[Spoiler Caution]...And she certainly looks "ravaging."
CW's Arrow has finally introduced new DC Comics villain Ravager, who was created in last night's episode of the superhero TV drama. DC fans were certainly in for a pleasant surprise despite the entrance of Ravager proving to be the show's worst-kept secret after photos of actress Summer Glau taken on set were leaked earlier this month.
Summer Glau's 'Arrow' Character Takes On A Formidable New Angle As Ravager.
We learn that the becoming the baddie is the fate of Isabel Rochev (Glau), who had an affair with Oliver's father back when she was an intern and has held a grudge over him choosing his family over her. She sets out for revenge and teams up with Slade Wilson (Manu Bennett) but winds up gets shot in the chest by Diggle (David Ramsey). Slade uses the Mirakuru and his own blood to bring Isabel back to life, bestowing her with incredible, superhuman strength.
Continue reading: 'Arrow' Introduces Classic DC Villain, Played By Summer Glau
Three geeky best friends named Hung, Eric and Joe set out on an adventure of a lifetime to engage in some sword and sorcery style role play. They join a vast group of other LARPers (Live Action Role Players) in a woodland area they name the Fields of Evermore to carry out their dungeons and dragons-esque quest, but when one of them decides to practise a dark spell from an old book, they find themselves facing a genuine paranormal threat. He unwittingly manages to summon a flesh-eating succubus from hell who sets out on a murderous rampage to pick off each role player one by one. Not knowledgeable of demonic menaces of the real kind, the friends must band together to work out how to send the succubus back to its fiery inferno - before it's too late.
Continue: Knights of Badassdom Trailer
Hung, Eric and Joe are best friends totally into sword and sorcery style role play and re-enactment. However, when they set out on an average sword-battling adventure with their fellow LARPers (Live Action Role Players) in some nearby woodland, a mysterious force overtakes the group and they find themselves facing a genuine paranormal threat when an 'imaginary' spell from an old book somehow conjures up a real murderous hell demon who begins to pick off players one by one. Unprepared for threats of this nature, the friends must band together to work out how to destroy demon, while trying to remain alive in the scariest action role play they'll ever experience.
Continue: Knights Of Badassdom Trailer
Hell's Gate is located in Possum Kingdom Lake, in Texas. Located in the middle of the lake, it is a sheer break between two cliffs. It is largely unknown how it came to be that way but this film provides a possible explanation.
Despite not being nearly as buff as Linda Hamilton, Lena Headey pulls off a feisty Sarah Connor: She's gorgeous but tough enough to be taken seriously. Her co-stars aren't half bad either; they're worthy spin-off "successors." But as for the show itself, its first season can be summarized as a series of hits and misses, where the strong points occur at the beginning and the end, sandwiching a mess of boring melodrama in the middle. Nonetheless, when the show's good, it's really good, and those few quality episodes should be powerful enough to reel you into watching season two.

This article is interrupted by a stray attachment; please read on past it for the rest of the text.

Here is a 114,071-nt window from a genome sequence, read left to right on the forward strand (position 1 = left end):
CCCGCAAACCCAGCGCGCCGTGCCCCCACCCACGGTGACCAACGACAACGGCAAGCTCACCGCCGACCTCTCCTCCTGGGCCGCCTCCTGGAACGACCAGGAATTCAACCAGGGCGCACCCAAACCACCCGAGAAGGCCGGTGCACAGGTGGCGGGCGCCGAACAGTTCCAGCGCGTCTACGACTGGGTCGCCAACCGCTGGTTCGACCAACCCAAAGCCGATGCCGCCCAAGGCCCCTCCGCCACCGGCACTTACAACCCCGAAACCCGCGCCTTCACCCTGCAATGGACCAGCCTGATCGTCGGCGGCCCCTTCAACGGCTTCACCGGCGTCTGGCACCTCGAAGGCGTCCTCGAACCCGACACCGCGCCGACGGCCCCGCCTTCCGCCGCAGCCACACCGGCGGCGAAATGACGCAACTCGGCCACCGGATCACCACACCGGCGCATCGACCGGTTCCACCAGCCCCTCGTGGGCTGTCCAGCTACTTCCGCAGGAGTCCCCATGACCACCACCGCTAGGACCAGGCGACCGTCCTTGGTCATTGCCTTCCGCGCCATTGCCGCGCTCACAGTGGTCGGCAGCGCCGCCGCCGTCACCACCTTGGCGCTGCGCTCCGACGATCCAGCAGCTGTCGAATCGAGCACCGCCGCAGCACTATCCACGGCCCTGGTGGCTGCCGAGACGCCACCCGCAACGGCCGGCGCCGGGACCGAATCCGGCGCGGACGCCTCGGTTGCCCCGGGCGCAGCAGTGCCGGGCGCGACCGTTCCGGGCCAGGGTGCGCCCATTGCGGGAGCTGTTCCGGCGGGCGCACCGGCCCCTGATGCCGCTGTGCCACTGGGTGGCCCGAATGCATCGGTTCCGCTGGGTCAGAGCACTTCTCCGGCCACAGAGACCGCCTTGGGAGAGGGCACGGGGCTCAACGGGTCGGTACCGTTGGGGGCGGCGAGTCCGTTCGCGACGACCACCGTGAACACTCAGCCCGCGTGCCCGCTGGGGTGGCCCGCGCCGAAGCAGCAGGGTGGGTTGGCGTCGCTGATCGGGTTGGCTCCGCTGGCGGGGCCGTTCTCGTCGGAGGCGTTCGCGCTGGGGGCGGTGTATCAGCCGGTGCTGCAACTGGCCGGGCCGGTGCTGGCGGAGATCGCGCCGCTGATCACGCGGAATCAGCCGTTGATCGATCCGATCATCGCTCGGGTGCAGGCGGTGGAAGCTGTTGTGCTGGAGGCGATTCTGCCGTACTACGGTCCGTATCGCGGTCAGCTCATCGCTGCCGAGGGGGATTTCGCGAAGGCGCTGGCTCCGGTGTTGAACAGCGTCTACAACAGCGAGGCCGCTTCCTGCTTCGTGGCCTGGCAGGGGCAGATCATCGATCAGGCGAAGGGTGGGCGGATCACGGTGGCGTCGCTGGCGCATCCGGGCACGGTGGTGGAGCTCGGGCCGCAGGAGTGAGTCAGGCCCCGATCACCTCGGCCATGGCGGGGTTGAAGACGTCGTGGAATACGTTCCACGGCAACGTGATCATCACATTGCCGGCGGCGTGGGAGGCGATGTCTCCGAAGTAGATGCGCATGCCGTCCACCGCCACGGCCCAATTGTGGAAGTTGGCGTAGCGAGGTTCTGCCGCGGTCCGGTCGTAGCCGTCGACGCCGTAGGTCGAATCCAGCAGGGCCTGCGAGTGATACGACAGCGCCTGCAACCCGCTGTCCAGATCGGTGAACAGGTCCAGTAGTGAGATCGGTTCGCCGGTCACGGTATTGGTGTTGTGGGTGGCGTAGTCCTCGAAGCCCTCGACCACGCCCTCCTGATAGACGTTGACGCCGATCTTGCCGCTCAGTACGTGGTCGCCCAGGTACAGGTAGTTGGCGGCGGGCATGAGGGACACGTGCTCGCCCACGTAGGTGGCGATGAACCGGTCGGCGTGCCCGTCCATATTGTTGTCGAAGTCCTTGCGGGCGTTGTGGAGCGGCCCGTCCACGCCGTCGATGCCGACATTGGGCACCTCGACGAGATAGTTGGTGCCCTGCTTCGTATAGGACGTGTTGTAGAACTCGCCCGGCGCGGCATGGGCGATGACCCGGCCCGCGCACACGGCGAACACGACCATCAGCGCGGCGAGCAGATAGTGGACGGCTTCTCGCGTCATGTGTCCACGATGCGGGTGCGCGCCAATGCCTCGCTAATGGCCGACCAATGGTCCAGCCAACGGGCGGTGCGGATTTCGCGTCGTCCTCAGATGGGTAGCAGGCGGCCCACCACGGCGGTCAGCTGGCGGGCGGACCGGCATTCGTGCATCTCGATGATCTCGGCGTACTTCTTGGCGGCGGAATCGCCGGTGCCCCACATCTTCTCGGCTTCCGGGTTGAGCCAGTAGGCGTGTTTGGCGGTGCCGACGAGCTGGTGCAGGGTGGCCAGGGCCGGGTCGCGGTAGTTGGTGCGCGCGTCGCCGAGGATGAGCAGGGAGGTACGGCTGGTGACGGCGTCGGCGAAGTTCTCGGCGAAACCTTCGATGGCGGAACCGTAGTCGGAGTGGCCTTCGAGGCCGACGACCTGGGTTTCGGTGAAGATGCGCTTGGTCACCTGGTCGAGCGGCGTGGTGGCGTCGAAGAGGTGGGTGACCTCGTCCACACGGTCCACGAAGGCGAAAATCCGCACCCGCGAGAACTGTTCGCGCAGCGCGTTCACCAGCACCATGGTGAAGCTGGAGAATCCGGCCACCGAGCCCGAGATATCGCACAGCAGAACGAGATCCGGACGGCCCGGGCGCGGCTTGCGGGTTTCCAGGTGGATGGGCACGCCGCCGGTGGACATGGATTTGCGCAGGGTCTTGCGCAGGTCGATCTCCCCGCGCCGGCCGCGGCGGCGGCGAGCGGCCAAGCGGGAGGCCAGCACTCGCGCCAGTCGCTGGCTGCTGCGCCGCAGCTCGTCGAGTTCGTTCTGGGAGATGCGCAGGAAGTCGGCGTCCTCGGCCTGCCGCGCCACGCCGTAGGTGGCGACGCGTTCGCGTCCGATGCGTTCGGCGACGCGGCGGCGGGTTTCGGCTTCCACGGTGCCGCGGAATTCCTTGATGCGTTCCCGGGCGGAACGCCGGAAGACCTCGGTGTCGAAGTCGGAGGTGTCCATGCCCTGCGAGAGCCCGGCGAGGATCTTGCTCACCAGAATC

Continue reading: Terminator: The Sarah Connor Chronicles: Season One Review
The name of the series comes from the model of spaceship our protagonists travel in. It's an out-dated clunker full of problems but it's a comfortable mobile home that engineer Kaylee (Jewel Staite) affectionately maintains for a variety of passengers who fall in the enormous gap between government (a.k.a. Alliance) official and beggar on the fringe. Captained by Malcolm Reynolds (Nathan Fillion, Waitress), the crew flies from one smuggling or delivery job to the next, be they legal or not under Alliance rules, to maintain their independence. Their main objective is to keep food on the table, fuel in the tank, and to stay away from Reavers, hideous beings whose hunger for anything living is never satisfied. By staying on a planet too long they would end up on the Alliance's radar, or end up slaves to a system they don't wish to support, so purposeful vagabonds they are when we join them.
Continue reading: Firefly: The Complete Series Review
It's no matter, though, as Whedon gets the uninitiated up to speed quick: 500 years in the future, most of the human-colonized galaxy is controlled by the autocratic Alliance, who won a war some time ago against the rebel Independents, now roaming the fringes of explored space. This is where we find the rattletrap freighter Serenity, crewed by a loveable gaggle of rogues who want to be free to wander at will and maybe pull off the occasional crime. The unusually personable crew is led by Malcolm "Mal" Reynolds (Nathan Fillion), a sarcastic loner with a not-so-secret heart of idealism. A shambling kind of hero, he's about the best thing to hit movie screens since Harrison Ford lost his sense of humor. Since every good hero needs sidekicks, Mal's backed up by badass Zoe (Gina Torres), her geeky husband Wash (Alan Tudyk), weapons-crazed lunkhead Jayne (Adam Baldwin), and wide-eyed girl mechanic Kaylee (Jewel State). There's also some new crewmates: a doctor, Simon (Sean Maher), who we've seen busting his teenaged sister River (Summer Glau) out of an Alliance research facility where she'd been being turned into a psychotic killing machine. Now River just mopes around the ship, occasionally having psychic flashes, while Simon ignores advances from lovestruck Kaylee.
Continue reading: Serenity Review